Sunday, February 18, 2007

School Scholarships/Vouchers

One of my nephews is diagnosed with Asperger Syndrome. This means he falls into the range of diagnoses for autism, but he is high functioning. His parents have struggled to find him schooling and therapies. Not every private or public school is anxious to see him walking through the door. Recently his mother locked up her business, and his father relocated his so they could move across state to a school district where he could be enrolled in a school that provided services for him. Not all children with his developmental disability are able to enjoy such privileges. If the school he currently attends should restructure or lose funding for his services in the future, his education may be threatened.

Texas parents of children like my nephew are rightly frustrated. Currently they are met with numerous roadblocks that look like an obstacle course of Catch-22’s. Not every school district is equipped to serve autistic children. Those who are unprepared yet attempt to do so anyway often do more harm than good. Parents are geographically “locked out” of enrollment in districts where good services for their children is available if they do not live in that district. If parents place their children in private schools, then special needs services are likely impossible to receive for a variety of red-tape reasons. Yet the parents are still tax payers, providing the funds for services that go to public school attendees.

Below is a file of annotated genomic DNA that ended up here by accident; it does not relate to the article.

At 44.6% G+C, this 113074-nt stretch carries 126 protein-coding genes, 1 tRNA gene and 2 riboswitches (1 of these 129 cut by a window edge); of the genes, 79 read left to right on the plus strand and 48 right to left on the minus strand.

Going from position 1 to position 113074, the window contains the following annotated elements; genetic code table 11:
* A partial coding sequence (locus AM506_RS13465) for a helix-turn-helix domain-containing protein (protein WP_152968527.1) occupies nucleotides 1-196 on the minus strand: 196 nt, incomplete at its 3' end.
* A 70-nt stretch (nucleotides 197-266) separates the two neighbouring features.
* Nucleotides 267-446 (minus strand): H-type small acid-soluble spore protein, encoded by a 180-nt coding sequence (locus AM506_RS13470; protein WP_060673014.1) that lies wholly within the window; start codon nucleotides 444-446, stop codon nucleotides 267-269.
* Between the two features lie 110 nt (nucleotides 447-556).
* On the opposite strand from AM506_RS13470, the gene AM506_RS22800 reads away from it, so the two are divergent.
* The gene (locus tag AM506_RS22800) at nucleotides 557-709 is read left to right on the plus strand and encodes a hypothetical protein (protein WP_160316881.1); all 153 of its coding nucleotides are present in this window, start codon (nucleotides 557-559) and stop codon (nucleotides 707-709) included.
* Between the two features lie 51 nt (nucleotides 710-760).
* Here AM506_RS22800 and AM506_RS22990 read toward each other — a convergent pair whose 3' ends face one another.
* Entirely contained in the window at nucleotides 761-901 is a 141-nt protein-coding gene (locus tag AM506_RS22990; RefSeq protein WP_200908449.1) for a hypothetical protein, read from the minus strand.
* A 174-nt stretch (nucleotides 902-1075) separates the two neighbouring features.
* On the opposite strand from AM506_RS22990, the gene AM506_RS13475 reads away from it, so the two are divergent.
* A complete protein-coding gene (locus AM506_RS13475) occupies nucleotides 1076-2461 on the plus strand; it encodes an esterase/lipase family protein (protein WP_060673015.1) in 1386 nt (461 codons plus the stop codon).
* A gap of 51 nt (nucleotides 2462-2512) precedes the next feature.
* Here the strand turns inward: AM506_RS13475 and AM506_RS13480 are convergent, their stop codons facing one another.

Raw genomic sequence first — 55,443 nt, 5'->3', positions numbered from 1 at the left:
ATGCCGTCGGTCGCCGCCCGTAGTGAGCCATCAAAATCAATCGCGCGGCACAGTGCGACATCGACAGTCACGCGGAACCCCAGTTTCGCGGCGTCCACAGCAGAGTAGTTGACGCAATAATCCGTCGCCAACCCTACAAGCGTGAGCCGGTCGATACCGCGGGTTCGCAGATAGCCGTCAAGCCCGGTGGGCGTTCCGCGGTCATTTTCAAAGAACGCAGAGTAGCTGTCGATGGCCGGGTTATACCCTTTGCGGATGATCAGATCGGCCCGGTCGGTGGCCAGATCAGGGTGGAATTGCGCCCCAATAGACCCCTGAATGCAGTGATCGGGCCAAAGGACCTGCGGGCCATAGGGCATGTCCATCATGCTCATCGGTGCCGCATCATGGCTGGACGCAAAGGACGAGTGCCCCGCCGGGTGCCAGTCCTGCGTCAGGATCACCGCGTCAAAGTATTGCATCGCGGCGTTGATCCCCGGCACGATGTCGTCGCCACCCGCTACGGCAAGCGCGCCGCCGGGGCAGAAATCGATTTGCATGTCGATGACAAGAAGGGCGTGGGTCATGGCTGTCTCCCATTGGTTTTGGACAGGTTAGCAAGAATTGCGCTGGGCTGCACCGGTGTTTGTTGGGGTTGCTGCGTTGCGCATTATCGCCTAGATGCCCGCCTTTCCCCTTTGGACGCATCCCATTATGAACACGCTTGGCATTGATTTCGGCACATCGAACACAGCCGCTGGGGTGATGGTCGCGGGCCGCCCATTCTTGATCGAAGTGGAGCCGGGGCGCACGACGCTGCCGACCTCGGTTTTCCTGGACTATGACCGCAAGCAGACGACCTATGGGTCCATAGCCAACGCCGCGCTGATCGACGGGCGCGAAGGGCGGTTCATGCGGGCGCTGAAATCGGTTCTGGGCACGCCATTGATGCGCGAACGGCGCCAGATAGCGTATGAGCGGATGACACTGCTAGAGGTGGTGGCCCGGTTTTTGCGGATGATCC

These Texas parents are banding together in an effort to correct the system. They are fighting for legislation that will provide autistic children with scholarships allowing them to attend the school of their choice. This is similar to the voucher system. You can read about it here and here. Ohio has already adopted this plan. Connie Sadowski of Austin, TX, has a chart demonstrating how successful the scholarship/voucher program has been where it is being used. It's an idea worth considering in other states, if yours doesn't already.


mcewen said...

It is such a complicated issue, and no doubt differs in every State and School District for that matter.
I've found that some public school districts are favourably disposed towards having special needs children because of the extra funding. It is a pity that there isn't a more unified system to give parents a clearer picture of the way ahead.
Best wishes

Dan @ Necessary Roughness said...

Deaconess, thanks for the info.

I do live in Ohio, and one of my children has an autism diagnosis. The Ohio Autism Scholarship has a big drawback for us: there is a county-funded preschool in our area that has done very well with children like mine, and we would have to give that up to receive the scholarship. We can't take a lesser scholarship and still go to this school. At least we are given the choice, though, and as our child grows beyond the center we may need to use it in the future. Keep us posted on this stuff.